Feeds

Council IT bod in the dock for flogging scrap work PC parts

Saving disks from scrapyard landed him on the scrapheap

Choosing a cloud hosting partner with confidence

A council IT worker who flogged his employers' scrap kit on eBay for £10,000 has been ordered to do 150 hours of unpaid work by a court.

Ian Holwell, 52, grabbed PCs and laptops due to be disposed by Derbyshire County Council and stripped out their parts to sell online. But he was rumbled and sacked after a whistleblower alerted his bosses.

Today, the council told The Register it would only get rid of kit that it couldn't reuse or sell without cost.

Holwell, of Chesterfield, admitted the theft and appeared at Derby Crown Court on February 15 for sentencing. Holwell was ordered to carry out 150 hours of community service, and given an 18-week jail sentence suspended for a year.

Recorder Michael Stephens told Holwell “if the employer says ‘put it in landfill and leave it to rot’, it is for them to decide. It is not for you to harvest the parts, sell them and provide an income", the Derbyshire Times reported.

According to the newspaper, auditors found Holwell had taken items “marked for disposal”: 51 tower computers and laptops were looked at by officials, who found 35 machines had either hard drives or memory devices removed.

The court was told this was the first time the IT bloke had been in trouble with the law. The council confirmed to The Reg that Holwell was given the boot last year after the two-year theft was discovered.

"This concerns old equipment that has come to the end of its economic life. Any components that can be reused - ie: screens, keyboards - are reused by us if possible," said a spokesman.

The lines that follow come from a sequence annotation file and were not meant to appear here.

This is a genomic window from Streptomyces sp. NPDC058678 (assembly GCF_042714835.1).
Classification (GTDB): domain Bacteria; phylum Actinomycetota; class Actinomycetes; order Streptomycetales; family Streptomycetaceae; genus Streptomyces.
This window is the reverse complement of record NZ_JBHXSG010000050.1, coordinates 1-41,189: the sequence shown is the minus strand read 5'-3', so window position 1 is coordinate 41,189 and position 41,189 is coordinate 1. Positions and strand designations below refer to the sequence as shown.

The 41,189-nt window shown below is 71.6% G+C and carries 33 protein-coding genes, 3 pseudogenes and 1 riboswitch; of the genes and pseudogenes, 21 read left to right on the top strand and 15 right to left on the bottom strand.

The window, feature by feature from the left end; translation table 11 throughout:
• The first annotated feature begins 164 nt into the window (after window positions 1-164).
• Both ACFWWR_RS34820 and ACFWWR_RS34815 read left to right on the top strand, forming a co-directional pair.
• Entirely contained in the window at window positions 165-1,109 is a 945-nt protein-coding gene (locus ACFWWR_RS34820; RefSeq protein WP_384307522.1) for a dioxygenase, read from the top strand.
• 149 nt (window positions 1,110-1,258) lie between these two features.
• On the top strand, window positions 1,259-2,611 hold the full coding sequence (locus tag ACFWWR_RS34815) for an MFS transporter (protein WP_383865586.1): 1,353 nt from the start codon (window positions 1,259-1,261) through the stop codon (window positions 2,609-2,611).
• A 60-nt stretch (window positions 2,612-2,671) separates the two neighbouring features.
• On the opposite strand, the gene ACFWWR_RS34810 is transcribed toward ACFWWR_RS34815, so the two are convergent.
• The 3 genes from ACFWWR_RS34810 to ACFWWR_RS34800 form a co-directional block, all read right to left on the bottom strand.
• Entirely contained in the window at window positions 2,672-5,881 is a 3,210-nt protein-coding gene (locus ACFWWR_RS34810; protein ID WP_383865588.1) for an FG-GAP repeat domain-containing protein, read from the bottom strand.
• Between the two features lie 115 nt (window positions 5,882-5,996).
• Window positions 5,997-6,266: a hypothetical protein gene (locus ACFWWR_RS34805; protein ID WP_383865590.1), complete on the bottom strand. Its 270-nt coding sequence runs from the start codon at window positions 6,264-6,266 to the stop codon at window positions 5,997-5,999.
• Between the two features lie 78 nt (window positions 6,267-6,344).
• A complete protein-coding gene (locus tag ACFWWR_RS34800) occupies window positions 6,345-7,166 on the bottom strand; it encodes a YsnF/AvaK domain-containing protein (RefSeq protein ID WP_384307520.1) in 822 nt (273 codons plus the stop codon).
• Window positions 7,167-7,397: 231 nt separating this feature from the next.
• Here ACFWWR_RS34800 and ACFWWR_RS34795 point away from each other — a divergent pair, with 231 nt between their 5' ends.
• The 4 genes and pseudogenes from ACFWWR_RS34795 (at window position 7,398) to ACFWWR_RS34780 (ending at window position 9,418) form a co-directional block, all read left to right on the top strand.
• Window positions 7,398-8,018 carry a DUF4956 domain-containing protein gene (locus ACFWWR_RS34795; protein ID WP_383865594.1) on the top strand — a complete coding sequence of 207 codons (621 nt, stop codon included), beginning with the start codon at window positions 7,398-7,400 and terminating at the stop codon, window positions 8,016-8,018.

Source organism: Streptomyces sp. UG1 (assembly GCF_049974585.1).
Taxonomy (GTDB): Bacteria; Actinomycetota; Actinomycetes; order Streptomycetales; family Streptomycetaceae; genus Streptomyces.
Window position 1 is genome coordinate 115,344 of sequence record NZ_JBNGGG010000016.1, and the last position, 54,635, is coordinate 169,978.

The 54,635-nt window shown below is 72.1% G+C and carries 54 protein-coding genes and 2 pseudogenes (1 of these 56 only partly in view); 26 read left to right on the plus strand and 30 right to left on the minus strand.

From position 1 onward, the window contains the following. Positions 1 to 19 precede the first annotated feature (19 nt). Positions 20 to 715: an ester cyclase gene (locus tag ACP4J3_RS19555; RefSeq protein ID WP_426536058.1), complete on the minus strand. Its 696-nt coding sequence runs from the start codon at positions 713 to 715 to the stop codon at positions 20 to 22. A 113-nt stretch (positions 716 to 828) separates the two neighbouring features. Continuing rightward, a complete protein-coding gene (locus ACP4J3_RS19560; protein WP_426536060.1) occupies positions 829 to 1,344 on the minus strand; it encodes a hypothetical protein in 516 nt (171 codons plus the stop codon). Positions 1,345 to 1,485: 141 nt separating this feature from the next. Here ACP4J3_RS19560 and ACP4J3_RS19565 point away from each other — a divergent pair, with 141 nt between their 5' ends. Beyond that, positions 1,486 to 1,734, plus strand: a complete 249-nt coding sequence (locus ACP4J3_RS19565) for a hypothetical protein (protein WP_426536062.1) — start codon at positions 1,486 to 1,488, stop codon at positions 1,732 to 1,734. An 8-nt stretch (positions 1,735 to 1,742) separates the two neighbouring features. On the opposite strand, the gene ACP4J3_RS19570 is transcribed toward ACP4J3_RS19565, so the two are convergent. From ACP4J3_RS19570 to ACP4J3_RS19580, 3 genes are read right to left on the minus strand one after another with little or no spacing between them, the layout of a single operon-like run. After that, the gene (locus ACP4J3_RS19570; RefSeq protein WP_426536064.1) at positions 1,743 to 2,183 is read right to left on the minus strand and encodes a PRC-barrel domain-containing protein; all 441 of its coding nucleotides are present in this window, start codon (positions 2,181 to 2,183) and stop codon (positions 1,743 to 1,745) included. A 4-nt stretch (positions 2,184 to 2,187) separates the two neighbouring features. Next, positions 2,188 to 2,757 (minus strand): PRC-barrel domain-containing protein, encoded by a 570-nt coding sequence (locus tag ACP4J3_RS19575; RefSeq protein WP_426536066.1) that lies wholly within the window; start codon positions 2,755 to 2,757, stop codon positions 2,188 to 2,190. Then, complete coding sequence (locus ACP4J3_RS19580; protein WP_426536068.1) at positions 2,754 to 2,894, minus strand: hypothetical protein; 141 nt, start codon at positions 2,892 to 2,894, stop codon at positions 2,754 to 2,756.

"If it can't be re-used a third party takes it away and if they can refurbish any parts and sell them then we receive a percentage of the sale. If we had gone down the route of selling off components we would have to guarantee it was safe to use and had a warranty, and this in itself would have incurred a cost." ®

Security for virtualized datacentres

More from The Register

next story
Ex-US Navy fighter pilot MIT prof: Drones beat humans - I should know
'Missy' Cummings on UAVs, smartcars and dying from boredom
Facebook, Apple: LADIES! Why not FREEZE your EGGS? It's on the company!
No biological clockwatching when you work in Silicon Valley
The 'fun-nification' of computer education – good idea?
Compulsory code schools, luvvies love it, but what about Maths and Physics?
Doctor Who's Flatline: Cool monsters, yes, but utterly limp subplots
We know what the Doctor does, stop going on about it already
'Cowardly, venomous trolls' threatened with TWO-YEAR sentences for menacing posts
UK government: 'Taking a stand against a baying cyber-mob'
Happiness economics is bollocks. Oh, UK.gov just adopted it? Er ...
Opportunity doesn't knock; it costs us instead
Sysadmin with EBOLA? Gartner's issued advice to debug your biz
Start hoarding cleaning supplies, analyst firm says, and assume your team will scatter
Don't bother telling people if you lose their data, say Euro bods
You read that right – with the proviso that it's encrypted
prev story

Whitepapers

Forging a new future with identity relationship management
Learn about ForgeRock's next generation IRM platform and how it is designed to empower CEOS's and enterprises to engage with consumers.
Cloud and hybrid-cloud data protection for VMware
Learn how quick and easy it is to configure backups and perform restores for VMware environments.
Three 1TB solid state scorchers up for grabs
Big SSDs can be expensive but think big and think free because you could be the lucky winner of one of three 1TB Samsung SSD 840 EVO drives that we’re giving away worth over £300 apiece.
Reg Reader Research: SaaS based Email and Office Productivity Tools
Read this Reg reader report which provides advice and guidance for SMBs towards the use of SaaS based email and Office productivity tools.
Security for virtualized datacentres
Legacy security solutions are inefficient due to the architectural differences between physical and virtual environments.